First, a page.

Stage three is when a person is considered a “problem-drinker.” This means that they have been abusing alcohol uncontrollably, and finally start to experience physical and social consequences of their actions. In this stage, the problem-drinker can become depressed, anxious, and develop insomnia, and start losing sleep. Relationship issues and decreased social activity usually also will occur because of their preoccupation with alcohol. 

Stage 4: Dependence 

Alcoholism has two main components, dependency and addiction. While they are two different things, they are related to one another. When someone reaches the last stage in the alcoholism cycle, they are attached to alcohol, and it has taken control over various aspects of one’s life. 

While you may be aware of the adverse side-effects and symptoms of drinking excessively causes, it is too late, because all control over how much one drinks is lost. 

As a result of drinking heavily, the body becomes dependent or used to how much of a substance has entered the bloodstream. In other words, because the body has now become tolerant of alcohol, you may have to drink larger amounts of it to feel buzzed or drunk. 

Drinking excessively causes damaging effects to the body, one being symptoms of withdrawal. Each time you sober up, the body is not only hungover but is confused when no alcohol is being consumed, because again, the body is used to it. Therefore, the body reacts by producing undesirable symptoms such as nausea, tremors, sweating, irritability, insomnia, diarrhea, etc. 

Stage 5: Addiction

The last and final stage of alcoholism is addiction. In this stage, a person is officially defined as an alcoholic, as they have become addicted to alcohol, characterized by the need to physically and psychologically drink. The only way to recover from alcoholism and addiction and become sober again is to attend treatment at a specialized treatment center, such as Sana Lake Recovery Center in Dittmer, Missouri. 

Dual Diagnosis: Mental Illness and Alcoholism

A common risk factor of addiction is mental illness. People with any sort of mental illness such as anxiety or depression often turn to substances such as alcohol to cope with their symptoms. 

Alcohol abuse and mental illnesses that occur simultaneously are known as dual diagnosis or a co-occurring disorder. Those who are alcoholics also may have an underlying mental illness, but, because they are oftentimes so hard to detect and diagnose, the addiction and the underlying mental illness is left untreated, resulting in major complications, and even death due to relapse and overdose.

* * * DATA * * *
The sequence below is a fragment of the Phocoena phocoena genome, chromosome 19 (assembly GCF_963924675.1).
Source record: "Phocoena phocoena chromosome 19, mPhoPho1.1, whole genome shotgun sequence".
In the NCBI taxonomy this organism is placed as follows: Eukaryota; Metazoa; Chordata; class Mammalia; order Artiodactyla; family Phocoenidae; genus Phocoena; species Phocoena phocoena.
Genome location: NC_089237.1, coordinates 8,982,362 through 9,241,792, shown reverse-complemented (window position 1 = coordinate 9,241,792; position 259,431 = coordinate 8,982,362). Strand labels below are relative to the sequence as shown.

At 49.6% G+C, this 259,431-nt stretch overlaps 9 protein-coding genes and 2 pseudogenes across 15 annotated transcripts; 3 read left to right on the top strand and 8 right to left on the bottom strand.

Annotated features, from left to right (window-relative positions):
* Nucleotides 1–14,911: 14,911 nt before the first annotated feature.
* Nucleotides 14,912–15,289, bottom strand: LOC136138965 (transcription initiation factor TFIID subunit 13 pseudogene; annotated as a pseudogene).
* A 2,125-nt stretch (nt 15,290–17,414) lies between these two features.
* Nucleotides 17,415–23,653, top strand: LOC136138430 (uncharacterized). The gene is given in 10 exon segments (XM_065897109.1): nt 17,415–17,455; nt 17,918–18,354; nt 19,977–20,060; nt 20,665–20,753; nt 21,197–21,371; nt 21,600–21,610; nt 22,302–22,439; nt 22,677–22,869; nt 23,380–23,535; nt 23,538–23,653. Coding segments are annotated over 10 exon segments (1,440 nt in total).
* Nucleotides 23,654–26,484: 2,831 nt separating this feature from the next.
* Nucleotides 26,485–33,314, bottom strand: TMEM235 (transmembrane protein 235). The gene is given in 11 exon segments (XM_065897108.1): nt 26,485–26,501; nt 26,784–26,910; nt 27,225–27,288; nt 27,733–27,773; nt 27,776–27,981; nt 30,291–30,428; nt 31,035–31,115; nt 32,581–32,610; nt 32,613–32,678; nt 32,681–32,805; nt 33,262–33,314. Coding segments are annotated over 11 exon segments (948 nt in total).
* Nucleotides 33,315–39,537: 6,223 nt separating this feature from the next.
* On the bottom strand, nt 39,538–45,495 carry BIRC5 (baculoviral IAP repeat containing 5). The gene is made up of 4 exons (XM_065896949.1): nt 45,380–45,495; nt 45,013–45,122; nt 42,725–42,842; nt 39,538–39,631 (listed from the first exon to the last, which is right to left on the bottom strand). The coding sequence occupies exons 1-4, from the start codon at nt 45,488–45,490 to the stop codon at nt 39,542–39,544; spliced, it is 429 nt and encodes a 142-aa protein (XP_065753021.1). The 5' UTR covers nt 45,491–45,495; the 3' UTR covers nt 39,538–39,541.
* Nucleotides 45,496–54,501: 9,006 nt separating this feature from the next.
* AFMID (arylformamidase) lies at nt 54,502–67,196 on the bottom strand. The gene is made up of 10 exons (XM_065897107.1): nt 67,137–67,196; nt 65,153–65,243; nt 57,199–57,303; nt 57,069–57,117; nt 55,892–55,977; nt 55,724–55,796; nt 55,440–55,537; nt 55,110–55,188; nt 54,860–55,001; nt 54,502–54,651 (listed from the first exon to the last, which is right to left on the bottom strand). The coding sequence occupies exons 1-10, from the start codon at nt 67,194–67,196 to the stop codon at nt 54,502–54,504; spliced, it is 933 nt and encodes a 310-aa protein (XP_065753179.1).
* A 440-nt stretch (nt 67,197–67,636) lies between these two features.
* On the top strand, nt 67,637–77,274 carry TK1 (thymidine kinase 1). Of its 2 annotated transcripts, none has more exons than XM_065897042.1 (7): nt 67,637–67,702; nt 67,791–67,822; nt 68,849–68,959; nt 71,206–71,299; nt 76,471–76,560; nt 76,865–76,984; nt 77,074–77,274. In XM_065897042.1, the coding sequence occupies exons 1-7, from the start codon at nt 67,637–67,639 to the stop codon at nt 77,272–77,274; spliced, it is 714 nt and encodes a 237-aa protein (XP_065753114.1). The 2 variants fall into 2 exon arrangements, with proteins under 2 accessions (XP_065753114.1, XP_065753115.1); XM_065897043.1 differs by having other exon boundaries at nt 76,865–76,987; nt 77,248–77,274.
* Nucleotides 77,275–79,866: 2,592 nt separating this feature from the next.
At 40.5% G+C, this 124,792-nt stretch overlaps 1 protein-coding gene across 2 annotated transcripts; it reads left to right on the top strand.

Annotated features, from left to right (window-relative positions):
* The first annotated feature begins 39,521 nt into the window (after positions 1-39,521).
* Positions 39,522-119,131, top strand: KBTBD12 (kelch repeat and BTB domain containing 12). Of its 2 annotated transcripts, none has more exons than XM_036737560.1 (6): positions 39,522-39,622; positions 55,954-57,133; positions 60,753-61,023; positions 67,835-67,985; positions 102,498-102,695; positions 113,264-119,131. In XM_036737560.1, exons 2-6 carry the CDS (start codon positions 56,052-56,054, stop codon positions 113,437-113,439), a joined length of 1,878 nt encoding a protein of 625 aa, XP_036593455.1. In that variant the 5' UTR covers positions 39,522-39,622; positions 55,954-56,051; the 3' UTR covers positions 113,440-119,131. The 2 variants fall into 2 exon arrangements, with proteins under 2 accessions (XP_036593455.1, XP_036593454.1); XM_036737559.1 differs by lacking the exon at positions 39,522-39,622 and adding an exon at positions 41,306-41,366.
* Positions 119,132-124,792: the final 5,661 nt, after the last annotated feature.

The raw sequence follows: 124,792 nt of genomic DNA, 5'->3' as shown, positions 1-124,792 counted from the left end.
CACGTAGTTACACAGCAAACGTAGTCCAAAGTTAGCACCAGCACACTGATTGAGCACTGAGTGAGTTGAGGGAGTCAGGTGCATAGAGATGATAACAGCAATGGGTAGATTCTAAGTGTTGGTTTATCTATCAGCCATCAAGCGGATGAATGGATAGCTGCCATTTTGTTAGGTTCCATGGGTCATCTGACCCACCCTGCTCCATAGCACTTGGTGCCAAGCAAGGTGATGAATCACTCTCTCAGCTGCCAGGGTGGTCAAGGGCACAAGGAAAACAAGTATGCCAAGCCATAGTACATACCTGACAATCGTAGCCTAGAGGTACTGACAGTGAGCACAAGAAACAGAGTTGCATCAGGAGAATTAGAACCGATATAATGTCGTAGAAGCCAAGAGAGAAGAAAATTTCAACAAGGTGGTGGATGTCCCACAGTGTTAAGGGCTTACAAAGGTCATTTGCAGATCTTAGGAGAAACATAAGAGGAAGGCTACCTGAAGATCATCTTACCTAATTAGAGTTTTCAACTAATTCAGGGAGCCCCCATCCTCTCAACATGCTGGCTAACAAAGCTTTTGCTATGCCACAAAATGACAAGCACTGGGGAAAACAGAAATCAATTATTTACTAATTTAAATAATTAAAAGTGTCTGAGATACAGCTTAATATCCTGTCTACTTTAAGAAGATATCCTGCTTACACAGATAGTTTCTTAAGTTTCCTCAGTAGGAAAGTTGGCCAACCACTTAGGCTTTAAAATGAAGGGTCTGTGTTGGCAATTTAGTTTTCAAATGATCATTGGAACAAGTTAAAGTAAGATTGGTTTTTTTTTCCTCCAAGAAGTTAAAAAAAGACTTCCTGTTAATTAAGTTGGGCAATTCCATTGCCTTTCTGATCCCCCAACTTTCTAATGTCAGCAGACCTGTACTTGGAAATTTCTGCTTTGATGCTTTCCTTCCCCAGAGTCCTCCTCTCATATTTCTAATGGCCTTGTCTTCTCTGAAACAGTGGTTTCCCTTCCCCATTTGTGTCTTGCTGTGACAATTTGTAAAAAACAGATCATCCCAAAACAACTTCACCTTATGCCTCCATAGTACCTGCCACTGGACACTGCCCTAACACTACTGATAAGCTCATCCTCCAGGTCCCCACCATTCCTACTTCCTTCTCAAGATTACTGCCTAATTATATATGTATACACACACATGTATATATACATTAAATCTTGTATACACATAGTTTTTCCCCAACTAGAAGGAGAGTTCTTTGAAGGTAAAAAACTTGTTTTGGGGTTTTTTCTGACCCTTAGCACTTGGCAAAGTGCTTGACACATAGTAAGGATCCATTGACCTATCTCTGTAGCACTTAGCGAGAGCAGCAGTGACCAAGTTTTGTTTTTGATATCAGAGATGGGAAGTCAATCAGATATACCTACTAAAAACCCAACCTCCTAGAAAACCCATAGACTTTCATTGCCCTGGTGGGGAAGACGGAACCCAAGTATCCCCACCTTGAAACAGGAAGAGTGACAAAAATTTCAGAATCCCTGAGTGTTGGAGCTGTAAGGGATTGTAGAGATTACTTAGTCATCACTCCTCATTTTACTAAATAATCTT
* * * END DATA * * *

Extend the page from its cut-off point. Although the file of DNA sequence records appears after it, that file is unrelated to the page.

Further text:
At Sana Lake Recovery Center, we believe that mental illness is the foundation of one’s health. Therefore, during the intake and detox processes, we make sure to fully understand all of your medical histories, and make a comprehensive treatment plan tailored to each person’s needs.

Everyone is different, so treatments will vary. Both mental illness and alcoholism will be treated to ensure an optimal chance of recovery and sobriety. 

Recovery From Alcoholism is Possible At Sana Lake Recovery Center

At Sana Lake Recovery Center, we educate our members on the stages of alcoholism to help them cope with their disease. People must recognize the signs and symptoms of alcohol abuse to identify the problem and receive the necessary help that they need. 

To learn more about the stages of alcoholism, and how you or a loved one can receive the help needed to reach long-term sobriety, contact us by calling (636) 707-2097 today.   

References

https://www.niaaa.nih.gov/publications/brochures-and-fact-sheets/alcohol-facts-and-statistics

https://www.healthline.com/health/stages-alcoholism#addiction

https://www.alcohol.org/alcoholism-types/stages/

grief and loss

Grief and Loss in Addiction Recovery

Loss is an unfortunate part of life. While the death of a close one is the definition of bereavement, grief can come from many other sources. A divorce or any other change in an important relationship, change in health, change in an environment like retirement, financial insecurity, as well as death can cause grief.